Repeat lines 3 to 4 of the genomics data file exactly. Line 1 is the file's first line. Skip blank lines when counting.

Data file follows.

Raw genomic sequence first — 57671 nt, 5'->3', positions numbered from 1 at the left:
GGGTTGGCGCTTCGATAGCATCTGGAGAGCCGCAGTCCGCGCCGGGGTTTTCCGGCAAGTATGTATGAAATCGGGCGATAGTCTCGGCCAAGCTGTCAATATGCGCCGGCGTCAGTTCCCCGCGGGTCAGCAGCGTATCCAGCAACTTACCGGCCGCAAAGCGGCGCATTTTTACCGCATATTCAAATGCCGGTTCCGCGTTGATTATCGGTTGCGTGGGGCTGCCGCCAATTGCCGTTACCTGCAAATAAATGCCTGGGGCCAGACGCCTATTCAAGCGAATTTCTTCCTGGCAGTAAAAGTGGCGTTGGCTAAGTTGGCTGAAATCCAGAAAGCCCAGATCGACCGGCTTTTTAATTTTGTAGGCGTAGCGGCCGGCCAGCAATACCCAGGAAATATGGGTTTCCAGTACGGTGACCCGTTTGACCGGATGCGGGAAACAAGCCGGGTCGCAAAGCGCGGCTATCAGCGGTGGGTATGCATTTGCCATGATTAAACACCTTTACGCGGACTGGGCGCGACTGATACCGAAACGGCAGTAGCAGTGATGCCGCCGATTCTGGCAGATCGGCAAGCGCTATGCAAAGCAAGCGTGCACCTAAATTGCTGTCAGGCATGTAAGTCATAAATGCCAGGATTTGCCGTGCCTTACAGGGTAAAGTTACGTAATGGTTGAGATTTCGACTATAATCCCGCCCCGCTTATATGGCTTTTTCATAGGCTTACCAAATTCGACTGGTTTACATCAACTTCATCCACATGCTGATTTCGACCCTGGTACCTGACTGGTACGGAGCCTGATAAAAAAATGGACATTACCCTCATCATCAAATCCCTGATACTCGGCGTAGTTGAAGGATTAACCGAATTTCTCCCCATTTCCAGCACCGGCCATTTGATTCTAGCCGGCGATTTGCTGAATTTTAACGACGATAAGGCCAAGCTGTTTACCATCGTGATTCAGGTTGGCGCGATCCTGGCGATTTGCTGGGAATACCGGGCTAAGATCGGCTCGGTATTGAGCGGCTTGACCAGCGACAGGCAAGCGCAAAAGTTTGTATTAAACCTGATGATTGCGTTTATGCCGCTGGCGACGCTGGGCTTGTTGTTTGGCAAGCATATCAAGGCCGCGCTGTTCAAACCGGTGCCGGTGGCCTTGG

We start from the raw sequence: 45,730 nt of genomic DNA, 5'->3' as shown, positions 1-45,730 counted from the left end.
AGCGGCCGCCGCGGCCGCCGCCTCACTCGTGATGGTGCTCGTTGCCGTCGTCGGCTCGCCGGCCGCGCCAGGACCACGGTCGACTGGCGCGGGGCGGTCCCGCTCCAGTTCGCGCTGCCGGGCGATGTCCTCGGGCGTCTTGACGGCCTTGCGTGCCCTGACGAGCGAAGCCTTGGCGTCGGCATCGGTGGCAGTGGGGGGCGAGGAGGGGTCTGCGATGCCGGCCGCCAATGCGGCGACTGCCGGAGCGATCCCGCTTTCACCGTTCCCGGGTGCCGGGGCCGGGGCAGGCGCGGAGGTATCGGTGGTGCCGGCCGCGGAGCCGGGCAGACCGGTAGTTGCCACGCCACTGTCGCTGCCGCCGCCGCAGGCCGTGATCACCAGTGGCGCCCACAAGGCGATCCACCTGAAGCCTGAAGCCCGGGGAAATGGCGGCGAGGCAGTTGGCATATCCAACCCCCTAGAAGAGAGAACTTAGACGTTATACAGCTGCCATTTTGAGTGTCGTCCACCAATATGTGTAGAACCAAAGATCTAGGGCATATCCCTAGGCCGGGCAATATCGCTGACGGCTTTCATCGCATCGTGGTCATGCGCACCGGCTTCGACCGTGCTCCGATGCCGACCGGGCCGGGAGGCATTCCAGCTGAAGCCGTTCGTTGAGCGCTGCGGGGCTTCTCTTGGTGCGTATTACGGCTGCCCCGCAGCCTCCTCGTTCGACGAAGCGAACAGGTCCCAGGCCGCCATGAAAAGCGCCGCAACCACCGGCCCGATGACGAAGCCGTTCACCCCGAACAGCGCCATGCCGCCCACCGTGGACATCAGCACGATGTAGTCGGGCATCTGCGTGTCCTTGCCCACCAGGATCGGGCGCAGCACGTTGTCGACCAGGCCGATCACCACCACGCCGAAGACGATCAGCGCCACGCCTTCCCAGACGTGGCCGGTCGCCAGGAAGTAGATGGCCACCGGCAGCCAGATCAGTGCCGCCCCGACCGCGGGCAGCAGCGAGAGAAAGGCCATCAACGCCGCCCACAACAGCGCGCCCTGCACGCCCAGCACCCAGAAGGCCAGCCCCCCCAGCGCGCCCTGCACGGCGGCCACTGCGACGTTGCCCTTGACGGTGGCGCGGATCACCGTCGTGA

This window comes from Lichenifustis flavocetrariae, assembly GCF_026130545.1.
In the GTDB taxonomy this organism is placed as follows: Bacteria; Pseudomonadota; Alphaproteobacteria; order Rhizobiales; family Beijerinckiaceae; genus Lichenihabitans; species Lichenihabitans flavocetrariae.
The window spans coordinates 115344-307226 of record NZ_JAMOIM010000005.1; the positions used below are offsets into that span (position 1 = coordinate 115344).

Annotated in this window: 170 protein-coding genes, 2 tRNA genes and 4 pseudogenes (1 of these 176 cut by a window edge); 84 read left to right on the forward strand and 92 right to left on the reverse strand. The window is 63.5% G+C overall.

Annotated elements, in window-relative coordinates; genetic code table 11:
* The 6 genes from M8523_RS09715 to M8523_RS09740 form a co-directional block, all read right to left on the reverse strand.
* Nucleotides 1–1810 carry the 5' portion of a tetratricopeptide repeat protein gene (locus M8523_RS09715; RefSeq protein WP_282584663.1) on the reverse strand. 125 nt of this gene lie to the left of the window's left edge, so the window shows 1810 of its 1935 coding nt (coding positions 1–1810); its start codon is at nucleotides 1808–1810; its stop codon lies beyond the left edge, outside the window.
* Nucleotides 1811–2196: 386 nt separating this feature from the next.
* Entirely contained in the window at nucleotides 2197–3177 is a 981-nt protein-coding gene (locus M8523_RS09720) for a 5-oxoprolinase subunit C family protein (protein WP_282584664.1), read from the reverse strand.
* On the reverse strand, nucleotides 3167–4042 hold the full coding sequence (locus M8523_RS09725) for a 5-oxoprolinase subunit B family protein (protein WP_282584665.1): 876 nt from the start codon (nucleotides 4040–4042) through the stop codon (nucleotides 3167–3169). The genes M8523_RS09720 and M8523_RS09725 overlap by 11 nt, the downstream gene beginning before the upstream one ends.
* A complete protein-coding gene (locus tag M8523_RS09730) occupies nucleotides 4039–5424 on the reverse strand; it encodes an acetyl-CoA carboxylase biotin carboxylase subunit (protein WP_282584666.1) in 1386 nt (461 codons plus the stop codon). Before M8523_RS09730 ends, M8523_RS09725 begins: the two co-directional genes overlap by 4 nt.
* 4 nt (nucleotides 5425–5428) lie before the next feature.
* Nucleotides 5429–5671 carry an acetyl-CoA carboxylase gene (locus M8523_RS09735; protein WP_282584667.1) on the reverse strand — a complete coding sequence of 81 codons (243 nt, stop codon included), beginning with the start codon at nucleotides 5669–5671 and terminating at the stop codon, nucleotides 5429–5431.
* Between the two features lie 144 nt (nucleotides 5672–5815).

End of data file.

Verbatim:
We start from the raw sequence: 45,730 nt of genomic DNA, 5'->3' as shown, positions 1-45,730 counted from the left end.
AGCGGCCGCCGCGGCCGCCGCCTCACTCGTGATGGTGCTCGTTGCCGTCGTCGGCTCGCCGGCCGCGCCAGGACCACGGTCGACTGGCGCGGGGCGGTCCCGCTCCAGTTCGCGCTGCCGGGCGATGTCCTCGGGCGTCTTGACGGCCTTGCGTGCCCTGACGAGCGAAGCCTTGGCGTCGGCATCGGTGGCAGTGGGGGGCGAGGAGGGGTCTGCGATGCCGGCCGCCAATGCGGCGACTGCCGGAGCGATCCCGCTTTCACCGTTCCCGGGTGCCGGGGCCGGGGCAGGCGCGGAGGTATCGGTGGTGCCGGCCGCGGAGCCGGGCAGACCGGTAGTTGCCACGCCACTGTCGCTGCCGCCGCCGCAGGCCGTGATCACCAGTGGCGCCCACAAGGCGATCCACCTGAAGCCTGAAGCCCGGGGAAATGGCGGCGAGGCAGTTGGCATATCCAACCCCCTAGAAGAGAGAACTTAGACGTTATACAGCTGCCATTTTGAGTGTCGTCCACCAATATGTGTAGAACCAAAGATCTAGGGCATATCCCTAGGCCGGGCAATATCGCTGACGGCTTTCATCGCATCGTGGTCATGCGCACCGGCTTCGACCGTGCTCCGATGCCGACCGGGCCGGGAGGCATTCCAGCTGAAGCCGTTCGTTGAGCGCTGCGGGGCTTCTCTTGGTGCGTATTACGGCTGCCCCGCAGCCTCCTCGTTCGACGAAGCGAACAGGTCCCAGGCCGCCATGAAAAGCGCCGCAACCACCGGCCCGATGACGAAGCCGTTCACCCCGAACAGCGCCATGCCGCCCACCGTGGACATCAGCACGATGTAGTCGGGCATCTGCGTGTCCTTGCCCACCAGGATCGGGCGCAGCACGTTGTCGACCAGGCCGATCACCACCACGCCGAAGACGATCAGCGCCACGCCTTCCCAGACGTGGCCGGTCGCCAGGAAGTAGATGGCCACCGGCAGCCAGATCAGTGCCGCCCCGACCGCGGGCAGCAGCGAGAGAAAGGCCATCAACGCCGCCCACAACAGCGCGCCCTGCACGCCCAGCACCCAGAAGGCCAGCCCCCCCAGCGCGCCCTGCACGGCGGCCACTGCGACGTTGCCCTTGACGGTGGCGCGGATCACCGTCGTGA